It is easy to turn the spotlight onto Sarah as " ... the concept that a spy ring might be led by a woman was still beyond the Turks' thinking ..". Indeed if we compare to the later exploits in France during WWII, though active members, most of the spy rings / resistance cells were managed / led by men. And her death itself, both tragic and heroic, certainly draws one to her like a moth to the flame - it was alleged that one Turkish officer said “She is worth a hundred men.”.

Wallance's use of letters from Sarah, her family, friends and inner circle to punctuate her story is important in giving the reader access to these lives and also into the thoughts of those who were on the spot. As eye-witness accounts, they are an invaluable component not only of Sarah's story but of that of the Nili spy ring itself. I can only thank the author for providing a much needed list of the main characters upfront and not as an appendix. So much easier to get a grasp of who was who and how they were related to each other as the story progresses.

Equally important in the storytelling is events post-WWI - and the local Jewish populations' thoughts on this period. I was quietly surprised that even up to the creation of the State of Israel in the 1940s, there was still no official recognition and that the spies themselves were regarded as "reckless and irresponsible by much of the Jewish community of Palestine". Even Srodes in his book writes that the achivements of Nili had been whitewashed out of history by those ".. who did not want to share credit with her .." for the events leading to the foundation of the Jewish State, and that with the deaths of those involved, "the family’s legacy was easily manipulated". Rehabiliation of the spy ring only came about in the late 1960s - 1970s (during the wars between the Yasser Arafat's PLO and Israel) when Israel was at its nadir and the need for the mythical leader of the Jewish resistance was at its strongest.

Meticulously researched, Wallance brings to life the events of the time, the lives of Sarah and her family, the exploits of the Nili spies, and, of course, of Sarah herself. In doing so, Wallance reveals to us the reader, the real human element. Sarah saw horrible things being done but instead of quietly looking the other way and keeping her head down, she stepped forward and made a difference.

Sarah, in one of her final letters, writes: " .. I have a large role in the work here, and if we have to endanger ourselves, my dear one, I think not of it. The work is dear and holy to me ...."

further reading
Spies in Palestine: Love, Betrayal, and the Heroic Life of Sarah Aaronsohn by James Srodes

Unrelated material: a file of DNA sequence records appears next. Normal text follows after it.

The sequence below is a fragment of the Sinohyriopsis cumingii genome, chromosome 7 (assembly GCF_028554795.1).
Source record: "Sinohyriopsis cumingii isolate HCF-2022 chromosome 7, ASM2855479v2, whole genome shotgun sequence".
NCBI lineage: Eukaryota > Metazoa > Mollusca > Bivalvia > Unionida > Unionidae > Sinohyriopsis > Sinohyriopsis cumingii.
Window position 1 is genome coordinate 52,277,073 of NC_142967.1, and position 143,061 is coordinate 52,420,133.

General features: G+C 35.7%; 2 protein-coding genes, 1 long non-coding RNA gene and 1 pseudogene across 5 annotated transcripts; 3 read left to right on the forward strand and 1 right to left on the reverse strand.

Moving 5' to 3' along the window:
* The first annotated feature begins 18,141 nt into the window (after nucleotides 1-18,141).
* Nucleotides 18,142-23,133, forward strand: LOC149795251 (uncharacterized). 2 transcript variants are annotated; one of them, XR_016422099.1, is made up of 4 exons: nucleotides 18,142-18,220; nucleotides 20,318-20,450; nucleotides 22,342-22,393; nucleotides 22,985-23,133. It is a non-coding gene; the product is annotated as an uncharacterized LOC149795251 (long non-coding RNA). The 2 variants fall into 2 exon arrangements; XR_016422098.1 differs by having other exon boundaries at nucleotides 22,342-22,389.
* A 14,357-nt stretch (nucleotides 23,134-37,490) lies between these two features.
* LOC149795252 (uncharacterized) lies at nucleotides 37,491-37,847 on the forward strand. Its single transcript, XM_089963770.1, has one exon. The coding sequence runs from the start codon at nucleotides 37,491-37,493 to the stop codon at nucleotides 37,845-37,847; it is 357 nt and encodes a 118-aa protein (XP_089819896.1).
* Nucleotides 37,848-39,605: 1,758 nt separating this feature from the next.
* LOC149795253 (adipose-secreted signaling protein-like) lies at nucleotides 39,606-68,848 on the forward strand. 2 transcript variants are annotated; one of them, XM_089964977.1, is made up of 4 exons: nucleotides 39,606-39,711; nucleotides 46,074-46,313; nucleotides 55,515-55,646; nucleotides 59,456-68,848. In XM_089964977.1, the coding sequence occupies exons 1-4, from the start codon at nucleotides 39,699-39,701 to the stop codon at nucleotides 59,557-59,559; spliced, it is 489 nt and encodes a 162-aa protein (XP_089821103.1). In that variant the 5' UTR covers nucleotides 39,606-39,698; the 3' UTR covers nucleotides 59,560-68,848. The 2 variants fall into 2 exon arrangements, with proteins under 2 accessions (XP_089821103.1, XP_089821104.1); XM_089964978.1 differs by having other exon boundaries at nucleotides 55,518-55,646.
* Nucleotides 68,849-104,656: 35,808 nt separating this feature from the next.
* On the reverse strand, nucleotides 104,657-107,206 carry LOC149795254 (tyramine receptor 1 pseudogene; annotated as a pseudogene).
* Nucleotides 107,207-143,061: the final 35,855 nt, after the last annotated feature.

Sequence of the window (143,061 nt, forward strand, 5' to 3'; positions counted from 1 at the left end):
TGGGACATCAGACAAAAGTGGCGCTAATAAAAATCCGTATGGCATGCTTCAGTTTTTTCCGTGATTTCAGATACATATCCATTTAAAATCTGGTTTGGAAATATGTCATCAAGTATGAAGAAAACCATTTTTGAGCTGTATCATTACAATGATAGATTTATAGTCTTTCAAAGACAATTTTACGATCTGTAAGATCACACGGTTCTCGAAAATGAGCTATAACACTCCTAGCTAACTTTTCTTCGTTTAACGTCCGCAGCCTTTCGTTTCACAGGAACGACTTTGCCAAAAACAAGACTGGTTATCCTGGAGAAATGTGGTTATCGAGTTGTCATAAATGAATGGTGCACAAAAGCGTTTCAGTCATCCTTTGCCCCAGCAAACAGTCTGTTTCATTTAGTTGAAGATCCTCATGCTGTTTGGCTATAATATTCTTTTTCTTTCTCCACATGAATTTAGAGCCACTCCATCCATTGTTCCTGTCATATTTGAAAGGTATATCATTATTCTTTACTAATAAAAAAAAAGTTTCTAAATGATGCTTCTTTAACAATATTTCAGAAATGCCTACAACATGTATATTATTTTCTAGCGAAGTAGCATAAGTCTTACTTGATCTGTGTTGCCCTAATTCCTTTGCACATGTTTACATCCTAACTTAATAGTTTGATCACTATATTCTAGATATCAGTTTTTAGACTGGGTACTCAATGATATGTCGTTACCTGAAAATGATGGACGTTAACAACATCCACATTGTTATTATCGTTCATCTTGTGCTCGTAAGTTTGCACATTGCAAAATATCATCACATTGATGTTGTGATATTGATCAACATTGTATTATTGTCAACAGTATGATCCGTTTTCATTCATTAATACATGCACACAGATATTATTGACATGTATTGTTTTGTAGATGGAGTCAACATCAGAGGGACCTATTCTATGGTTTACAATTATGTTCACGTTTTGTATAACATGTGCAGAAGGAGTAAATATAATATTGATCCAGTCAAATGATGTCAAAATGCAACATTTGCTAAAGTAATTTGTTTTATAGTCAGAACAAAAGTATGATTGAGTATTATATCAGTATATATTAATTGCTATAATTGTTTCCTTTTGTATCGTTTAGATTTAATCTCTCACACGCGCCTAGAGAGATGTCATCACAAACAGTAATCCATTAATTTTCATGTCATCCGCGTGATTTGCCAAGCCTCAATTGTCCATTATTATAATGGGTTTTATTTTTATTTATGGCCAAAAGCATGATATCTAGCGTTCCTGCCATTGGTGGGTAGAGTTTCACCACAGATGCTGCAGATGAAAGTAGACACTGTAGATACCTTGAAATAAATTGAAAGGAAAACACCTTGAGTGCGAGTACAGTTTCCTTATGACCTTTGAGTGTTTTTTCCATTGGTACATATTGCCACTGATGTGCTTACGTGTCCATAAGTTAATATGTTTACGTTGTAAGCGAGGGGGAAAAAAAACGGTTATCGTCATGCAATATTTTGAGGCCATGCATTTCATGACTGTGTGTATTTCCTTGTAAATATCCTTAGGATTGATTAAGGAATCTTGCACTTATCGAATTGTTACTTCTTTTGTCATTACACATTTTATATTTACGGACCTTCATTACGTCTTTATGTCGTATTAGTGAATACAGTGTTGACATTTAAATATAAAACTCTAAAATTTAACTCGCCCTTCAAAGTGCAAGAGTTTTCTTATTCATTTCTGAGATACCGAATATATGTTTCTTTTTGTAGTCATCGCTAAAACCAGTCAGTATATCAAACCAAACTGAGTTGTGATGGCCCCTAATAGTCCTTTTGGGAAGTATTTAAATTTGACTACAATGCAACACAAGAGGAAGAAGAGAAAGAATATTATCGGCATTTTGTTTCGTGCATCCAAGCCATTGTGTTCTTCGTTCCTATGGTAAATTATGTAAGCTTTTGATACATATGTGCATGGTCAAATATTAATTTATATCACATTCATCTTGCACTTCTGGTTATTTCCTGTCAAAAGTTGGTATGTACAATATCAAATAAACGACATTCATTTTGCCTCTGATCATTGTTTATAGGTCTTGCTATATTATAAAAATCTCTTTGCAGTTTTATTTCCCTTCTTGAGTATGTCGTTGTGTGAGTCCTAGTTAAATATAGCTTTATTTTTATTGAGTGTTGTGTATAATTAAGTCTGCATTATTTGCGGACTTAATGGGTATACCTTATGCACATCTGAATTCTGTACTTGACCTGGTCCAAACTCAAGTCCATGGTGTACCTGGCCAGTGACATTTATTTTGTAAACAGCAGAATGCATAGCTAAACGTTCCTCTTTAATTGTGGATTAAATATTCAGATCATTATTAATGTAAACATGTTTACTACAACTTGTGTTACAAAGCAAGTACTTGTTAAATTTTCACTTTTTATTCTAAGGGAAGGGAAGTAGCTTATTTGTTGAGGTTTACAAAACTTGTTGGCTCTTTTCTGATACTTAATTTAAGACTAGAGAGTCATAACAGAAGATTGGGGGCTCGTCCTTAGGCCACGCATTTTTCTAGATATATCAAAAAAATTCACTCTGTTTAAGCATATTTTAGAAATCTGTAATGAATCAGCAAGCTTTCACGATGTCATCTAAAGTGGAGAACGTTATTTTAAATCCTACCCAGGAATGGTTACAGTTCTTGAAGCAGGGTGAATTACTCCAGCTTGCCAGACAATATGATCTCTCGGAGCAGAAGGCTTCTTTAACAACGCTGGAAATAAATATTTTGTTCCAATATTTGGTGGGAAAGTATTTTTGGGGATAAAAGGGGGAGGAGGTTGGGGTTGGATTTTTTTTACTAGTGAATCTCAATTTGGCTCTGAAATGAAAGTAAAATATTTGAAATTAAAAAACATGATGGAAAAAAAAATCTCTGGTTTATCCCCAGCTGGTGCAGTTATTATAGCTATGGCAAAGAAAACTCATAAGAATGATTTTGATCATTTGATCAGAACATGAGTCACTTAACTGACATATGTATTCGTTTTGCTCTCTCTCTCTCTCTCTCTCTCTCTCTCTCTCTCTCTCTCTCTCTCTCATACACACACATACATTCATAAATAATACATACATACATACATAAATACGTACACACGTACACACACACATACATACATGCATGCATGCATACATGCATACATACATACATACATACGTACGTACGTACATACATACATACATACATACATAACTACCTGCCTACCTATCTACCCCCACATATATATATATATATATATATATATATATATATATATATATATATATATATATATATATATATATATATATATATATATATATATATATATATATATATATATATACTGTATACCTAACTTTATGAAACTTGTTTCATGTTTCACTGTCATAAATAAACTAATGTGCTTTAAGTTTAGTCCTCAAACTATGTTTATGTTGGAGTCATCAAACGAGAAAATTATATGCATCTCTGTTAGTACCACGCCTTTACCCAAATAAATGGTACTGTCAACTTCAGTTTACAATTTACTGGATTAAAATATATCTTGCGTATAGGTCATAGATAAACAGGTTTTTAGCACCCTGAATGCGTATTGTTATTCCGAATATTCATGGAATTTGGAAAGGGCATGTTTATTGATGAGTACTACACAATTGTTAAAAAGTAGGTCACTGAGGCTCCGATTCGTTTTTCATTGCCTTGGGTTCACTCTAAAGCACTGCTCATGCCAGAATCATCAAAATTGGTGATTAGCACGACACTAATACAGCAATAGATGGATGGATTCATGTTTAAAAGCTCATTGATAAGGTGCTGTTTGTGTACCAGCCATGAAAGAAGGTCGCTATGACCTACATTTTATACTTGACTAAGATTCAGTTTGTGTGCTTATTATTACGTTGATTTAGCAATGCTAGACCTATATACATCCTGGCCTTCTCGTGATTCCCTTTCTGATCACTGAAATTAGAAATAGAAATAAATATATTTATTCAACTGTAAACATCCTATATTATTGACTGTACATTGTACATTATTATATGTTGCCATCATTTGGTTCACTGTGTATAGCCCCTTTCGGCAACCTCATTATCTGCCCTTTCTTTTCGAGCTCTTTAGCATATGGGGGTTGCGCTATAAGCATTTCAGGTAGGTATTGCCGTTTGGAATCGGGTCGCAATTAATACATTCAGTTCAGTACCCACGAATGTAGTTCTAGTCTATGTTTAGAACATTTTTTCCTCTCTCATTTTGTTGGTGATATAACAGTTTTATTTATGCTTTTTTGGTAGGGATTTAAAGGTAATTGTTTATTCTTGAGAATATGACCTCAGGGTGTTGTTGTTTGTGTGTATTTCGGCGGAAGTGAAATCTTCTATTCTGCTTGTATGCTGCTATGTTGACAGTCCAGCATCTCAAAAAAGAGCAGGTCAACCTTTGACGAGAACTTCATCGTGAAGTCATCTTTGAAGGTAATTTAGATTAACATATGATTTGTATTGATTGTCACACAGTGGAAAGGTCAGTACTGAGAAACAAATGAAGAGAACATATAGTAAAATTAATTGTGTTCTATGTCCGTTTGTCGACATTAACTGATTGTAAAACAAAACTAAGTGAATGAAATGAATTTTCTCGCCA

A Spy for Freedom: The Story of Sarah Aaronsohn by Ida Cowen and Irene Gunther
Return of the Spies - Yemima Hovov

Saturday, July 6, 2019

Review: The Violent Abuse of Women by Geoffrey Pimm

The Violent Abuse of Women in 17th and 18th Century Britain
The seventeenth and eighteenth centuries are the gateway between the medieval world and the modern, centuries when the western societies moved from an age governed principally by religion and superstition to an age directed principally by reason and understanding. Although the worlds of science and philosophy took giant strides away from the medieval view of the world, attitudes to women did not change from those that had pertained for centuries. 

These new and unprecedented liberties thus gained by women were perceived as a threat by the leaders of society, and thus arose an unlikely masculine alliance against the new feminine assertions, across all sections of society from Puritan preachers to court judges, from husbands to court rakes.

This reaction often found expression in the violent and brutal treatment of women who were seen to have stepped out of line, whether legally, socially or domestically. Often beaten and abused at home by husbands exercising their legal right, they were whipped, branded, exiled and burnt alive by the courts, from which their sex had no recourse to protection, justice or restitution. Many of the most brutal forms of punishment were reserved exclusively for women, and even where the same, they were more savagely applied than would be the case for similar crimes committed by men.

What Pimm's book has done is catalogue the judicial use of violence as a form of punishment for crimes - or even perceived crimes - by women over the period of the 17th and 18th centuries, with a focus on Britain (and its satellite colonies).

This isn't a faint-hearted read as the violence depicted is often brutal, and may seem to today's reader, disproportionate to the crimes for which is was being administered as a form of judicial punishment. This is even more obvious when comparing the punishments metered out towards males for the same crimes (reference treason and coining).

Women were still considered to be subjected to the rule of the men in their lives - fathers, male relatives, husbands, employers. The were often the subject of violence at the hands of those who were said to have their own interests - and safety - at heart (see chapters on domestic violence, sexual abuse, abduction and clandestine marriage). Any form of countenance was viewed as rebellion against the social order and was therefore to be dealt with in as harsh as possible way in order to set an example to those women who may also consider "stepping out of line" and showing some form of independence of thought and spirit.

Pimm's book is divided into many categories - some of which overlap - which deal with not only the types of punishments used, but the types of crimes these were applied to. These chapters are often peppered with a snippets from social and legal papers and journals, in addition to contemporary writers (including Pepys, Swift and Johnson) - all of whom seem to think that their actions towards women were justified and beyond reproach.